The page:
Credit cards for less than perfect credit make a comeback

get a credit card for less than perfect credit

subprime-credit-cards-comebackFor the past three years consumers with less than perfect credit have found it difficult to qualify for credit cards. As the credit crunch loomed, banks and credit card companies tightened lending standards; and for consumers with bad credit, it became next to impossible to qualify.

Now, as the economy begins to experience a small recovery, some credit card issuers have stepped back into the subprime credit card market and consumers with less than perfect credit are once again being targeted.

Credit cards for less than perfect credit are making a comeback.

According to CardHub.com, credit card solicitations to consumers with FICO scores between 620 and 680 have risen up to 300% since June. What’s behind the sudden change of heart? The answer is revenue.

Prior to the credit crunch subprime credit cards generated huge profits for banks from higher interest rates and fees. Subprime consumers can build up bank revenues. Easier credit standards may be good news to many consumers who had little to no access to credit cards. But the new access to credit will come at a cost.

Annual percentage rate (APR) continues to rise for all types of credit, good or bad. Since 2009, all credit card offers come with variable rates. Having a variable rate means that as the prime rate rises, the annual percentage rate (APR) will also rise.

The interest rate on credit cards offered to subprime borrowers will average 18.22% while prime borrowers average 12.95%. Banks have been working on ways to circumvent the Card Act of 2009 which interest rate increases and bans unfair and deceptive business practices.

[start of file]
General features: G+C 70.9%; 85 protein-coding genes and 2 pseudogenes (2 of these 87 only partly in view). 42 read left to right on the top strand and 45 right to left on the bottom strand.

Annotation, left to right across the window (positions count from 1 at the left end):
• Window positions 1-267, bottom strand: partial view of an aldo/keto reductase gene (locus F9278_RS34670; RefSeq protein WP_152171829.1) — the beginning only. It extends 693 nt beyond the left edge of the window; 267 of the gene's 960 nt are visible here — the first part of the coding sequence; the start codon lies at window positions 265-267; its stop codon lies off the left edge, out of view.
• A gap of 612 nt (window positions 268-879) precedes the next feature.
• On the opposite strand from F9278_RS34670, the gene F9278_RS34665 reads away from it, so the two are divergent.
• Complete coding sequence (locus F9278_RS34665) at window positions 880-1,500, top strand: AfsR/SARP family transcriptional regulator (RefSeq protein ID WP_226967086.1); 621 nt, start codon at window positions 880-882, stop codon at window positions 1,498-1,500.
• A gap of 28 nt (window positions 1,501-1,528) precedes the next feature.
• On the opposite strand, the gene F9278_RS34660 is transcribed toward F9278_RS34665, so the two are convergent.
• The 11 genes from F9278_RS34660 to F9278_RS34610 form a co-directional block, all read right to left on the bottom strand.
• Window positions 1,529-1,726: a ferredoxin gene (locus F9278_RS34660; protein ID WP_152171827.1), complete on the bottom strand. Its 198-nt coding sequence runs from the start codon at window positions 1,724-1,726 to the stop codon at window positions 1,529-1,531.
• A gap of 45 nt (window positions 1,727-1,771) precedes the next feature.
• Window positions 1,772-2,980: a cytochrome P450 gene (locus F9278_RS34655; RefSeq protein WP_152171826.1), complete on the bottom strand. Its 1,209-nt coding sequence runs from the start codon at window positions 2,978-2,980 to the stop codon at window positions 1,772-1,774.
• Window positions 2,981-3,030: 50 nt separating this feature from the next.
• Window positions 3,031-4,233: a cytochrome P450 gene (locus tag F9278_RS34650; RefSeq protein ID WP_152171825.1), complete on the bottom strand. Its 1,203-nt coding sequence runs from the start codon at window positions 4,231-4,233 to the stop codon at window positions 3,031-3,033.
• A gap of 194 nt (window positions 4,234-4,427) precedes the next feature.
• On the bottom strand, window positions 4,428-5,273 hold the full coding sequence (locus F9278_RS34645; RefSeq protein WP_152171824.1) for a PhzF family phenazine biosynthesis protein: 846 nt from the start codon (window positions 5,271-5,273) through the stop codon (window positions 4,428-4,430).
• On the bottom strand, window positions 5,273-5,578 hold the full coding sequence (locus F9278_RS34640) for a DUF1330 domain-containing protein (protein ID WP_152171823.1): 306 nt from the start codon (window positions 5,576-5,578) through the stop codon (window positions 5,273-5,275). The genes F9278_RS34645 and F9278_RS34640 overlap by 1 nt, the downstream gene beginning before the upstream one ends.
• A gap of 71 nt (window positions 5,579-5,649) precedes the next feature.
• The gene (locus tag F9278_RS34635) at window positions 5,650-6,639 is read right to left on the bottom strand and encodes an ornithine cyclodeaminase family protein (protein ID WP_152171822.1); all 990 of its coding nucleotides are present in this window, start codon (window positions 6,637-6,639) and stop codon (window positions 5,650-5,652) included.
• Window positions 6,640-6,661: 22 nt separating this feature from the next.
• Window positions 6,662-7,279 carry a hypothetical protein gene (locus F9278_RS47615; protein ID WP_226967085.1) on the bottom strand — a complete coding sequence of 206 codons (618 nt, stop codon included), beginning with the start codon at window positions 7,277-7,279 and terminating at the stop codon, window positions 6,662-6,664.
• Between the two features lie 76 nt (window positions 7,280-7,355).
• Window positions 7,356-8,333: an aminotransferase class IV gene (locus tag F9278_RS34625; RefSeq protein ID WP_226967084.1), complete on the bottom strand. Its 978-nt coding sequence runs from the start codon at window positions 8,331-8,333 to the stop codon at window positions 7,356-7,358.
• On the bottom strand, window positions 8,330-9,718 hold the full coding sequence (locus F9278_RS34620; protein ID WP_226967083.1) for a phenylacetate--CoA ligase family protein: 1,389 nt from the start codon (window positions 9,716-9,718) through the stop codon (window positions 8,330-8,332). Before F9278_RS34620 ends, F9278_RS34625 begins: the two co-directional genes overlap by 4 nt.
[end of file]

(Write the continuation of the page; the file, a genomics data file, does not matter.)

Consumers with less than perfect credit could experience new fees in addition to higher fees. Cash advance and balance transfer fees have risen. Additionally, consumers could pay a fee for receiving a paper statement and even pay a fee for calling customer service excessively.

The average credit line is from $300 to $500 for subprime borrowers as banks do not want to take on too much risk. However, consumers making on-time payments may qualify for a larger credit line after 6 months of consecutive payments. During the credit crunch, consumers with less than perfect credit had to make 12 months of consecutive payments before requesting a credit line increase.

More banks will re-enter the subprime market offering credit cards for consumers with less than perfect credit as they have already inundated prime households with credit card offers. According to Synovate Mail Monitor, a market research firm which tracks direct mail volume, credit card solicitations reached 2.73 billion last year, which is nearly double from 1.39 billion in 2009.

The First Access Visa® Card carries the prestige of being a Platinum Visa. It is an unsecured credit card designed for consumers with poor or limited credit histories. Build positive credit by using your credit card responsibly. Your on-time payments will be reported to the major credit bureaus.

 

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